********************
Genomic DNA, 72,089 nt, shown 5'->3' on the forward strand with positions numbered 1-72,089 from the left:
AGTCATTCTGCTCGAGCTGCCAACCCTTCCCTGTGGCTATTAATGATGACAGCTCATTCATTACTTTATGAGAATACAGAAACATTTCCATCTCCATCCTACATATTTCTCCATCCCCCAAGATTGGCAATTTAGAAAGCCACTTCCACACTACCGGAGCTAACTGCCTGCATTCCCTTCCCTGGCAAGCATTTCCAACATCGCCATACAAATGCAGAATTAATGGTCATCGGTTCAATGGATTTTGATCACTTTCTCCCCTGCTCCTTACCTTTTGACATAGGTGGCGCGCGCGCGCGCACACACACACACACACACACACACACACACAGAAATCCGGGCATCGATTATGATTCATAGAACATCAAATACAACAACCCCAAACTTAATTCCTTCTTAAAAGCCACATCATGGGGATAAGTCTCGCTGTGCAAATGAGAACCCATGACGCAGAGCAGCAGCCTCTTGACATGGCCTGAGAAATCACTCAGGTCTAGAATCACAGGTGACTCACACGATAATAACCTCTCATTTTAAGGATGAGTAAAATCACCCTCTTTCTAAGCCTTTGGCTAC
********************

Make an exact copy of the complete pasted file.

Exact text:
Genomic DNA, 72,089 nt, shown 5'->3' on the forward strand with positions numbered 1-72,089 from the left:
AGTCATTCTGCTCGAGCTGCCAACCCTTCCCTGTGGCTATTAATGATGACAGCTCATTCATTACTTTATGAGAATACAGAAACATTTCCATCTCCATCCTACATATTTCTCCATCCCCCAAGATTGGCAATTTAGAAAGCCACTTCCACACTACCGGAGCTAACTGCCTGCATTCCCTTCCCTGGCAAGCATTTCCAACATCGCCATACAAATGCAGAATTAATGGTCATCGGTTCAATGGATTTTGATCACTTTCTCCCCTGCTCCTTACCTTTTGACATAGGTGGCGCGCGCGCGCGCACACACACACACACACACACACACACACACAGAAATCCGGGCATCGATTATGATTCATAGAACATCAAATACAACAACCCCAAACTTAATTCCTTCTTAAAAGCCACATCATGGGGATAAGTCTCGCTGTGCAAATGAGAACCCATGACGCAGAGCAGCAGCCTCTTGACATGGCCTGAGAAATCACTCAGGTCTAGAATCACAGGTGACTCACACGATAATAACCTCTCATTTTAAGGATGAGTAAAATCACCCTCTTTCTAAGCCTTTGGCTAC